6. #6
    rhm
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    I work a few blocks from the Nyce Wheels store, where I've test ridden Brompton and Swift. They're very nice people. If you want me to go test ride a Reach sometime, and tell you what I think, I can do that. Lemme know. --Rudi

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    The Birdy style front suspension does work. If you buy from a LBS and plan to pack it into luggage bring the luggage to the LBS and have them show you how it packs.

    It does not look like it folds and unfolds quick and clean. Folded it does not look like it is easy to carry, which is important for train bus stations.
    2000 Montague CX, I do not recommend it, but still ride it.
    Strida 3, I recommend it for rides < 10mi wo steep hills.
    2006 Rowbike 720 Sport, I recommend it as an exercise bike.
    1996 Birdy, Recommend.
    Wieleder CARiBIKE (folding), decent frame.

  8. #8
    Senior Member psykoocycle's Avatar
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    Last year I went to Urbane just to have a look at the reach (they at least had the MU SL by Dahon), but they do not carry them (at least a demonstrator model), I think the guy said he can order the reach, but not sure if they are willing to order one just for a demonstration.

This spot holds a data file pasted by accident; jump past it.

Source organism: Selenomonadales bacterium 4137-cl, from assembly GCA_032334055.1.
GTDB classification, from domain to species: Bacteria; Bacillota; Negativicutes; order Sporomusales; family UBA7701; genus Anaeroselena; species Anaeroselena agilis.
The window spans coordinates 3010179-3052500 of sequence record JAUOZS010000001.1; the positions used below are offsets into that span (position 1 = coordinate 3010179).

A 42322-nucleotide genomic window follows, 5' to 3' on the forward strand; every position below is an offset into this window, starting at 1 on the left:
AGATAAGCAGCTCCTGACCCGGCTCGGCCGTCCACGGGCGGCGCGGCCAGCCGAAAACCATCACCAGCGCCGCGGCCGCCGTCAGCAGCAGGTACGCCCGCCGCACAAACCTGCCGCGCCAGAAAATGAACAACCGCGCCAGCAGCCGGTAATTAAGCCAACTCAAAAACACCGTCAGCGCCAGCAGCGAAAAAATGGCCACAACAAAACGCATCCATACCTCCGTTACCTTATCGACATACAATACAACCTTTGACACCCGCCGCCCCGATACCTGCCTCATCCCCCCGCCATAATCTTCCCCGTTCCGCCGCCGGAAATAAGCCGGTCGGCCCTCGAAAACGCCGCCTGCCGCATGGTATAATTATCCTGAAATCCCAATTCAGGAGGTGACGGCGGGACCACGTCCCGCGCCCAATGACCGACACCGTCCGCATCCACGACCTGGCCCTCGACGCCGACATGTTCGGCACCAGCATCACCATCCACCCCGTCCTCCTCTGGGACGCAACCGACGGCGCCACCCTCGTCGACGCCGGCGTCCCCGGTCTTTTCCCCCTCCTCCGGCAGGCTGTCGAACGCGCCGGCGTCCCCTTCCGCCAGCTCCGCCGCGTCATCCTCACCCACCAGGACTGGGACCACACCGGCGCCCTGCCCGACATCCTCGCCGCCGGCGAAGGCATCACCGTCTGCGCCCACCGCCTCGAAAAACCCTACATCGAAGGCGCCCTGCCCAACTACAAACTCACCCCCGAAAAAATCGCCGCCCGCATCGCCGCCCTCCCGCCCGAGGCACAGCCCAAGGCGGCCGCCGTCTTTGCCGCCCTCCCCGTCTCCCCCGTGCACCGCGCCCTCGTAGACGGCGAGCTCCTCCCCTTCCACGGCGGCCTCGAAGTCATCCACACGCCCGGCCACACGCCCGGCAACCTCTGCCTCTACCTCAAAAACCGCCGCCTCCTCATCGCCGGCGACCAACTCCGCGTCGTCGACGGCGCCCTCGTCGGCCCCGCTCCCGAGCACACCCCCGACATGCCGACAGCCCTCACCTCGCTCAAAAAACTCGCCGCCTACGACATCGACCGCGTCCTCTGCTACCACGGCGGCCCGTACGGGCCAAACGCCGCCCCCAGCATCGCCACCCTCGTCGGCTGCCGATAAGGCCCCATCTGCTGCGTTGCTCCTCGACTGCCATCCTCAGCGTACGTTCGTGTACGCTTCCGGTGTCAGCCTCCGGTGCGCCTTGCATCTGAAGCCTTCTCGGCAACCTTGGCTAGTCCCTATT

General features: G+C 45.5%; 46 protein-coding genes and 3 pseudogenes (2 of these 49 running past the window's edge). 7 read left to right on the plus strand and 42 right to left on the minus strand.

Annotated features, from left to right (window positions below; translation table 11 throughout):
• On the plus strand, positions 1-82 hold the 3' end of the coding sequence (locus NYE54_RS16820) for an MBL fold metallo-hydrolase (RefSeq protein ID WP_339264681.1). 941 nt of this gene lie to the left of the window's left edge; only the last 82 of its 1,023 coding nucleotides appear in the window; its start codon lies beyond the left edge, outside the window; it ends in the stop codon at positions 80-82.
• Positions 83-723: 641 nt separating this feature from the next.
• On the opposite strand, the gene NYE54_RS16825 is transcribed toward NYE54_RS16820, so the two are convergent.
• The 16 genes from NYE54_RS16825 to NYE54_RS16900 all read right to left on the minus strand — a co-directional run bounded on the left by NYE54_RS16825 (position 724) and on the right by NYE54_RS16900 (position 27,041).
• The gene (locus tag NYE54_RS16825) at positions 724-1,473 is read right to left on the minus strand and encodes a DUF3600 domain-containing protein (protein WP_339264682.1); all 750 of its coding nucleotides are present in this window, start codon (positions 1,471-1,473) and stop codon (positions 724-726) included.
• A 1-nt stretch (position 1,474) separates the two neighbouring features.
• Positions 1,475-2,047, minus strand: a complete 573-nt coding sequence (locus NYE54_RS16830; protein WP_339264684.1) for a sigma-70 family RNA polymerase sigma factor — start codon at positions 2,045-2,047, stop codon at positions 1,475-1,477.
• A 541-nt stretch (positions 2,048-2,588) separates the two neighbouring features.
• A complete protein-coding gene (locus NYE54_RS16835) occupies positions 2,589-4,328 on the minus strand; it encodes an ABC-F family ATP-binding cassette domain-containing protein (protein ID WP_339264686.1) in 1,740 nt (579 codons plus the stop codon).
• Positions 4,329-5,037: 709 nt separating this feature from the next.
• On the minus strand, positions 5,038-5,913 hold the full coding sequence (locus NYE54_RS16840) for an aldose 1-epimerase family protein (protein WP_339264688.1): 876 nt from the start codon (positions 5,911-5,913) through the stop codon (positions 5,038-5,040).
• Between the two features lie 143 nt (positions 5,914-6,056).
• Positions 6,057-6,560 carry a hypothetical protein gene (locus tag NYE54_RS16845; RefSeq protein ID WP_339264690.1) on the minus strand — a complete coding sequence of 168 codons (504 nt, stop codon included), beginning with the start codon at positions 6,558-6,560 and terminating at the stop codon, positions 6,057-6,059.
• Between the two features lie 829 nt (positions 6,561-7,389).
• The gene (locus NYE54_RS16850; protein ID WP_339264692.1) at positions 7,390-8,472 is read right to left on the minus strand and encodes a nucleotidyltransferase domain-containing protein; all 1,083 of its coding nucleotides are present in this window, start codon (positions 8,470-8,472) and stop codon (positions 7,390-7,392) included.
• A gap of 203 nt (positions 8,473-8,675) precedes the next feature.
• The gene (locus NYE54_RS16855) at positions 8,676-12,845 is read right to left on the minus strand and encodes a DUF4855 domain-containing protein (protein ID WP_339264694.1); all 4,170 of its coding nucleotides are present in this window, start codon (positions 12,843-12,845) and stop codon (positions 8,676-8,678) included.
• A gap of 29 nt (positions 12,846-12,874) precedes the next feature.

I hear a lot of good things about their customer service, maybe it worth a try having them order a demonstrator so you can take a spin.

    I'd be very interested in a review, they look good, and I expect a cadillac ride for the price they are asking...

  9. #9
    Car free since 1995 pm124's Avatar
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    It looks like a great bike, and has gotten a lot of good reviews, but it doesn't seem to fold into a small package. It would be best suited for car/air transport or closet storage rather than getting into businesses. It's made by Pacific, which makes the smaller Birdy as well. The quality of the engineering on the Birdy is outstanding.

    But if I wanted a big folder, I would only go with the Reach if suspension is desired. Otherwise, I'd shoot for a Bike Friday (a little more expensive for the same components) or a Swift (a lot less expensive, well built bike with only a slightly larger fold). Both of these latter bikes produce a rough ride, though.

  10. #10
    Leo